In here, we will go over the rowcount and the pagecount options. As the name of these options suggests, these can be used to change the internal meta-data of the tables and their indexes without a need for manually updating the system tables.  Since SQL Server’s optimizer is a CBO (Cost Based Optimizer), the query optimizer looks at these statistics in order to form the execution plans and having these values set will fool the optimizer into thinking that the data volume is very different than what it actually is.  This is on the same lines as Oracle’s command that we showed yesterday.

Here is the code snippet for this post:

/********************************************************************************************************************************/

use tempdb
go

/****************************************************************
–Create the dummy tables in tempdb database

*****************************************************************/
create table test_tbl1(col1 int not null primary key, col2 int)
go

create table test_tbl2(col3 int not null, col4 int, col5 int not null primary key)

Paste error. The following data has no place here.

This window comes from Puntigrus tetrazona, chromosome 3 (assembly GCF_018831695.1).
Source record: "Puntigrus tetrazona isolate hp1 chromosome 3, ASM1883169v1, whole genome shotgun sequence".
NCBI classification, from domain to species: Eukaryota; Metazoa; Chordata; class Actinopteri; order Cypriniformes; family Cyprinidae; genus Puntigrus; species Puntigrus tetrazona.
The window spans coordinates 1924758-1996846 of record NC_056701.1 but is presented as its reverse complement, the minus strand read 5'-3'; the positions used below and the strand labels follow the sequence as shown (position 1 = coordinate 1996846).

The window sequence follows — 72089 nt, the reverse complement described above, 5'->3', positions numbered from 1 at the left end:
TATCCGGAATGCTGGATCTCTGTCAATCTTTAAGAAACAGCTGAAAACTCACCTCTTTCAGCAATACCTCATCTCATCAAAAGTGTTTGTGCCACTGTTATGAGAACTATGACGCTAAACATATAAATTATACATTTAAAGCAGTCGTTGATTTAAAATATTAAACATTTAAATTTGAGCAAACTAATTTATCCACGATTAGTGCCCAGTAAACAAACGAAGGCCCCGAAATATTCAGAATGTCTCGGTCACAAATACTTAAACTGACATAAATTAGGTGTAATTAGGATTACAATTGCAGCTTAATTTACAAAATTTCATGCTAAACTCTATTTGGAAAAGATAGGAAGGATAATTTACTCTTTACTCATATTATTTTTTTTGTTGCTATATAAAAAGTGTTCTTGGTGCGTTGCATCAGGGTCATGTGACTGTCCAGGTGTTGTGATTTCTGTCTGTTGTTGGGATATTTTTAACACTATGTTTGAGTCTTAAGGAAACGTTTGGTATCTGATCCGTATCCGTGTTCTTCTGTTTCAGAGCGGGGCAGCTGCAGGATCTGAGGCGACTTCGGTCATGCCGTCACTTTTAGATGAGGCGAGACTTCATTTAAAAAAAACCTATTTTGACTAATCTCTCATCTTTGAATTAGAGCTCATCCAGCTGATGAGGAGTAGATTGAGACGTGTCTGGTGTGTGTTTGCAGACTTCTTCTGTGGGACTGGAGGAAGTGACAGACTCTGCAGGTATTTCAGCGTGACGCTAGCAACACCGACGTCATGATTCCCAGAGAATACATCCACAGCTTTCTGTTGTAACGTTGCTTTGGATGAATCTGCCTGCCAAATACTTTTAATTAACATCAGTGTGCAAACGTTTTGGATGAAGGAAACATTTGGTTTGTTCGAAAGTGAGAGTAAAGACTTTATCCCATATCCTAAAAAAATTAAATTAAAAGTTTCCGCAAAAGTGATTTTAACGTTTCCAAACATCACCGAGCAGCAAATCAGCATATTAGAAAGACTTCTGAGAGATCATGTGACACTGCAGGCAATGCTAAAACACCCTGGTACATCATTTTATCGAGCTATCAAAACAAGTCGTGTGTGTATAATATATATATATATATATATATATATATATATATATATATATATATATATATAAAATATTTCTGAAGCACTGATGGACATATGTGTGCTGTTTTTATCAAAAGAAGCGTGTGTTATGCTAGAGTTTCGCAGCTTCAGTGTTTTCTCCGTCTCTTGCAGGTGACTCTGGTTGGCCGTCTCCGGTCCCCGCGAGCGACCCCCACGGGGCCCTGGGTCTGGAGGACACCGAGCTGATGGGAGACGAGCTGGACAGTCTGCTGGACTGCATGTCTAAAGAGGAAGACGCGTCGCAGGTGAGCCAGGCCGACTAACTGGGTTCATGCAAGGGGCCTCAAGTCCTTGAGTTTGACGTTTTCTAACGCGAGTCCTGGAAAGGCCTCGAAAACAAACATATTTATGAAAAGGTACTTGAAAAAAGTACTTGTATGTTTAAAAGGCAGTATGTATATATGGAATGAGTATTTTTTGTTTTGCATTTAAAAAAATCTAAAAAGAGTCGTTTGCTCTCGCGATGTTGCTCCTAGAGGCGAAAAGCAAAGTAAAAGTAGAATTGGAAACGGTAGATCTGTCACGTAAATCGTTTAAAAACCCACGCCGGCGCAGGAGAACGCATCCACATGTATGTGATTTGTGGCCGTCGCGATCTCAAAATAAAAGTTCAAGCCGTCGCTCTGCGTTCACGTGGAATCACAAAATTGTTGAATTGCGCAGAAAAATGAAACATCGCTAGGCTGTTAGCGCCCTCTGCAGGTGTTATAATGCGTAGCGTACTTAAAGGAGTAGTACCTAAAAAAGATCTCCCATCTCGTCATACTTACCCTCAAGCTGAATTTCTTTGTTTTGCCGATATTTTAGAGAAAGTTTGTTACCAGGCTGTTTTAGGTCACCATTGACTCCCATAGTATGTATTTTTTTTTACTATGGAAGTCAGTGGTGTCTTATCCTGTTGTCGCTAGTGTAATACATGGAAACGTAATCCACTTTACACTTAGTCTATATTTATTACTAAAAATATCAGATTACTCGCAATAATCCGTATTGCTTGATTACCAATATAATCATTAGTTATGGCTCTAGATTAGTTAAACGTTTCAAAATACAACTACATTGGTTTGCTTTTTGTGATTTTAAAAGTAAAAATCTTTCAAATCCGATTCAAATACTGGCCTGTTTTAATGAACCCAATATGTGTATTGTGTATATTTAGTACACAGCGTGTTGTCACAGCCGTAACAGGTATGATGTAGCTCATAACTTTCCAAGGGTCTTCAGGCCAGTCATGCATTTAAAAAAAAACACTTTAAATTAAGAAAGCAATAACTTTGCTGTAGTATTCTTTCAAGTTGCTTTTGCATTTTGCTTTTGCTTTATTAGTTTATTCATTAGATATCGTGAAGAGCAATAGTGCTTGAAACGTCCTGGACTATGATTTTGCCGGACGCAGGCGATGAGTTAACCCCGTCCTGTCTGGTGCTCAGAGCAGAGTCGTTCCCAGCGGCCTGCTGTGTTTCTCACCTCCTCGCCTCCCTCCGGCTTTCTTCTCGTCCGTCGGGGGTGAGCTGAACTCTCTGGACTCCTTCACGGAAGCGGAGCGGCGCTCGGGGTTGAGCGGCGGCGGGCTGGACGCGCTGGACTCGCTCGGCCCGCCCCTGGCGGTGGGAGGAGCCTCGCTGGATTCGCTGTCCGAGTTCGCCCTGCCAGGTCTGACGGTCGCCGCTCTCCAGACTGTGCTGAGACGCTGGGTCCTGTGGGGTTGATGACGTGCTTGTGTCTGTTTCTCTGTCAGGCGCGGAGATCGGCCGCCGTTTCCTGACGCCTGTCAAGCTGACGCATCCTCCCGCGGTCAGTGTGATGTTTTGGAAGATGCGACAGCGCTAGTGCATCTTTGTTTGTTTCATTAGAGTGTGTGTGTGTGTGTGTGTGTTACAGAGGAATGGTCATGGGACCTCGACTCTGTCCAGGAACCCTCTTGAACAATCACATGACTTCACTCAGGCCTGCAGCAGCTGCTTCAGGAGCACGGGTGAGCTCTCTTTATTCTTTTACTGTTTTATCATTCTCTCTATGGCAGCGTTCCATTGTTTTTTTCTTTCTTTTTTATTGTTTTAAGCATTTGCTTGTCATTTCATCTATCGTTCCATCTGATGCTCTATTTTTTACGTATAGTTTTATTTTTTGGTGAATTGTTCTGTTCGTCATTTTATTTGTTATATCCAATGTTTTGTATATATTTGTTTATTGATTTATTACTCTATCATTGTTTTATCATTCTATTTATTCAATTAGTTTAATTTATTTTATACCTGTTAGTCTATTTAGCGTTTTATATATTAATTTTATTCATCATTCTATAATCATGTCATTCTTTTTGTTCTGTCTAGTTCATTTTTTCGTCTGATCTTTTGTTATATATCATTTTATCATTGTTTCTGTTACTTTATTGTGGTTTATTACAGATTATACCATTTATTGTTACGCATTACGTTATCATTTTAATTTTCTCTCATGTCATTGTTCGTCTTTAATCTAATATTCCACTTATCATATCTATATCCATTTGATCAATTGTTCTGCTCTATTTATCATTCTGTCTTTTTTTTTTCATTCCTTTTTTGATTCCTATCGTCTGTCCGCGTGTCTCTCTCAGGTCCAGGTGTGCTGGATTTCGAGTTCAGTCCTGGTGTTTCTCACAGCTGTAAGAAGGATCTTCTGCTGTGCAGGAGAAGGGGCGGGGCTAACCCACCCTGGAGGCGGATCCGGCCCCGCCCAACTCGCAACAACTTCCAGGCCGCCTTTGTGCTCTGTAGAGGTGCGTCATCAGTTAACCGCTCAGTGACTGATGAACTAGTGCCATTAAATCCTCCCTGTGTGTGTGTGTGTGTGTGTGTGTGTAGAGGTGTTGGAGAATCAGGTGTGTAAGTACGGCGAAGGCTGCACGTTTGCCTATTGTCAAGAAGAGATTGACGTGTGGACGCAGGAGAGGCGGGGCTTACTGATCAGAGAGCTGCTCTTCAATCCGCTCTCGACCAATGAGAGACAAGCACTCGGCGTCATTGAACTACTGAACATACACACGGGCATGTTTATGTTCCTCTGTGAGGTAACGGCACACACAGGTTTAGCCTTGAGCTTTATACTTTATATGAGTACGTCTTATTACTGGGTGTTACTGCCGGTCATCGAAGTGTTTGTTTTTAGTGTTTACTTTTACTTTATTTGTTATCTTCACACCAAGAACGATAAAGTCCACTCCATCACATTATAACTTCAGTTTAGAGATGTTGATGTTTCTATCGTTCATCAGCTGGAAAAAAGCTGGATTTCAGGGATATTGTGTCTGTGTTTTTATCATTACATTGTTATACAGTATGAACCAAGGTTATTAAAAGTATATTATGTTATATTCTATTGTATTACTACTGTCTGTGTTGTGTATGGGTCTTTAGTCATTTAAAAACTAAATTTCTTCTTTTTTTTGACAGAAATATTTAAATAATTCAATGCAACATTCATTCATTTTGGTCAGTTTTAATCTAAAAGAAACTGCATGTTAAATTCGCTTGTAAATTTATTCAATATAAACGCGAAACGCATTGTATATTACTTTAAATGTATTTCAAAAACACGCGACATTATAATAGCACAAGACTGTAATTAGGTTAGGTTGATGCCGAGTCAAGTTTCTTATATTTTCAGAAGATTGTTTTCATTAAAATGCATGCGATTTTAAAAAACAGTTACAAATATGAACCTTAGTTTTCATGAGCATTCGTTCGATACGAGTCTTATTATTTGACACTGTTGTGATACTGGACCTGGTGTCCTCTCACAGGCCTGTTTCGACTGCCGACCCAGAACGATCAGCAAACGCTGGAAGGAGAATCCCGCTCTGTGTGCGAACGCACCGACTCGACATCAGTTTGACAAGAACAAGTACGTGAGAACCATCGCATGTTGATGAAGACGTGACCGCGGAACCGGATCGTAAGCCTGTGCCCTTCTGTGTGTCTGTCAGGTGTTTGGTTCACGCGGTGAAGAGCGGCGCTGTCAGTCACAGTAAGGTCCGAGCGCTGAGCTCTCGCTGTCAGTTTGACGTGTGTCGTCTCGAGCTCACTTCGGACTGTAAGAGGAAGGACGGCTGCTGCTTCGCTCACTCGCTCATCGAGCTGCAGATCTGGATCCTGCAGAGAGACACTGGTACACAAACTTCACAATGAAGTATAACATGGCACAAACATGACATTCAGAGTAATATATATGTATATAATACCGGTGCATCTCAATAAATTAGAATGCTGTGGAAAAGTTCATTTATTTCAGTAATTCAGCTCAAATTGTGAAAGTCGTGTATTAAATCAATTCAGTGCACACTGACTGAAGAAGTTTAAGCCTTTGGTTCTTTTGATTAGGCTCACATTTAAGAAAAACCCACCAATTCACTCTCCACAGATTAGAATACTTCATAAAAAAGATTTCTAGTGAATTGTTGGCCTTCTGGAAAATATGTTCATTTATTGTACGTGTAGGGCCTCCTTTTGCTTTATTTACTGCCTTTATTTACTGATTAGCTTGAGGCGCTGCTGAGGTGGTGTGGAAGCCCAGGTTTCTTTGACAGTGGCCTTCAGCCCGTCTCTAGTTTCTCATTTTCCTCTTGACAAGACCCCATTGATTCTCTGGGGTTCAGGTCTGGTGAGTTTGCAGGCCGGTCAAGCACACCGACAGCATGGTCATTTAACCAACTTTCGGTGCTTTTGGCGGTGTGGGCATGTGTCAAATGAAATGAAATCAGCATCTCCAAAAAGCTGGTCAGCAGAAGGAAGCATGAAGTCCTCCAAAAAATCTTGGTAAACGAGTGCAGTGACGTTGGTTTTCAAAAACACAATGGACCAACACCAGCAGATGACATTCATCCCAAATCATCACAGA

go

alter table test_tbl2 add constraint fk_test_tbl2_to_test_tbl1 foreign key (col3) references test_tbl1 (col1)
go

create unique index test_tbl1_ind_1 on test_tbl1 (col2)
go

/****************************************************************
–Set the option for the statistics profiling
*****************************************************************/
set statistics profile on
go

/****************************************************************
–Query #1: Without the where clause
*****************************************************************/
select *
from dbo.test_tbl1
inner join dbo.test_tbl2
on test_tbl1.col1 = test_tbl2.col3
order by test_tbl2.col4, test_tbl1.col2
go

/****************************************************************
–Query #2: With the where clause
*****************************************************************/
select *
from dbo.test_tbl1
inner join dbo.test_tbl2
on test_tbl1.col1 = test_tbl2.col3
where col2 > 10 and col2 < 20
order by test_tbl2.col4
go

/****************************************************************
–Update the statistics now – effect all statistics including
Index
*****************************************************************/
update statistics test_tbl1
with rowcount = 100000, pagecount = 1000;

update statistics test_tbl2
with rowcount = 1000000, pagecount = 10000;
go

/****************************************************************
–Query #1 – using the recompile option to get the new plan